beans like bony fish
Wednesday, October 13 2010
In the late afternoon our friends Jenny and Doug came over because they were in the neighborhood and because Jenny was feeling glum after a number of downer events, including having to euthanize their dog Frieda (an old patched-together mutt who had looked sort of like a white version of Sally). They'd just come back from a dismal experience at a fancy bed and breakfast that had offered to donate some things to their animal sanctuary. After having rented a U-Haul and everything, they found that what was actually expected of them was that they would remove and dispose of a huge volume of nearly-worthless junk (including such bulky items as window air conditioning units and large CRT-based television sets). These differences of expectations, coupled with a condescending "I'm rich, but I have no idea what you class belong to" attitude led to an angry exchange that Doug almost certainly did his best to quell. Jenny and Doug ended up leaving with nothing, the U-Haul rental having been a complete waste.
At our house Gretchen had just finished processing a mess of vegetables brought over yesterday by our neighbor Andrea (who gardens part-time for someone else). So when Jenny and Doug arrived, Gretchen was just bringing one of her savory tofu-and-chard pies out of the oven. There were other items as well, such as string beans baked in tomato and garlic. That latter dish was delicious, though unfortunately there was a lot of inedible roughage in those green beans and eating them was rather like eating an extremely bony fish.
Our gathering didn't go entirely smoothly; it seems Gretchen and Jenny are on two different sides of a personnel dispute over at the sanctuary, but Gretchen couldn't really get far into explaining her perspective before Jenny started freaking out. It was a bad time for such discussions, her being so fragile and all. Again, it was Doug whose job it was to pound flat the ruffled feathers.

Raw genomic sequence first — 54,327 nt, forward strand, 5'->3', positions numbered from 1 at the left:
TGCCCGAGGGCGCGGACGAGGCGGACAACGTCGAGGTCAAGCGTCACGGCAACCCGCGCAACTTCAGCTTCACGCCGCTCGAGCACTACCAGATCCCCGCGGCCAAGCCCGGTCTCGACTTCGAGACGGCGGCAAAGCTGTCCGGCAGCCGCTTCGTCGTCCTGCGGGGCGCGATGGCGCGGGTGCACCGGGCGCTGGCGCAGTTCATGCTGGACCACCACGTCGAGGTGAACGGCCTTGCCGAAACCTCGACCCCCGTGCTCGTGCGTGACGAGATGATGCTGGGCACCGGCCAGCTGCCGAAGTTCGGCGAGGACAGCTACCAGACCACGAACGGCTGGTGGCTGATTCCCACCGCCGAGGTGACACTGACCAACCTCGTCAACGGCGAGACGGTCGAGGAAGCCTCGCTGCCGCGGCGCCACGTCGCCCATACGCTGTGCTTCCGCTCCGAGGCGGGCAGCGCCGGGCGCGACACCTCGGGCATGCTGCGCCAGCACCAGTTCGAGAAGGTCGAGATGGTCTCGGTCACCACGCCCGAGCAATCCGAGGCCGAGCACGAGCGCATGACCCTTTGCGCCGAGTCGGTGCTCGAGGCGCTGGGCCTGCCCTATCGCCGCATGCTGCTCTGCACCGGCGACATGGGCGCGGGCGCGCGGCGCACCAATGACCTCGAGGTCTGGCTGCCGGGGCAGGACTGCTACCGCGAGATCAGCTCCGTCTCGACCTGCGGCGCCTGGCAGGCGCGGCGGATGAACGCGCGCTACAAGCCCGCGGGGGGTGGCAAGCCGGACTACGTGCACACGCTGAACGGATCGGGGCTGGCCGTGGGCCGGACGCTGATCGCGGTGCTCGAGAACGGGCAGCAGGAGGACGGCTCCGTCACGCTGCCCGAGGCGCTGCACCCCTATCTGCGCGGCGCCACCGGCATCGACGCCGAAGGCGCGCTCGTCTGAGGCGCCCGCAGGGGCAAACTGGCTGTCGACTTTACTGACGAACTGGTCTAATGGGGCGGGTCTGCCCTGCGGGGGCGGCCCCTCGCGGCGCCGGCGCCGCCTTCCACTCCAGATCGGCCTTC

After Jenny and Doug went home and Gretchen had driven off to the prison to teach an evening class, I went to pick up this week's CSA veggies. I continued on out to Home Depot to get supplies for a replacement for the greenhouse door. Originally the plan was to make a door out of treated lumber and treated plywood, but while there it occurred to me that a better flat material would be Durock (a concrete-and-fiber material similar to Hardibacker and Wonderboard). I've had good luck with that as an outdoor material in the past, so why not sheathe the greenhouse door with it?
One thing that has struck me about the mainstream media coverage of the rescue of the miners trapped for months in a Chilean mine is this: there's mainstream media coverage of a human drama that doesn't involve any endangered Americans. Perhaps after 224 years we've finally joined the global community.
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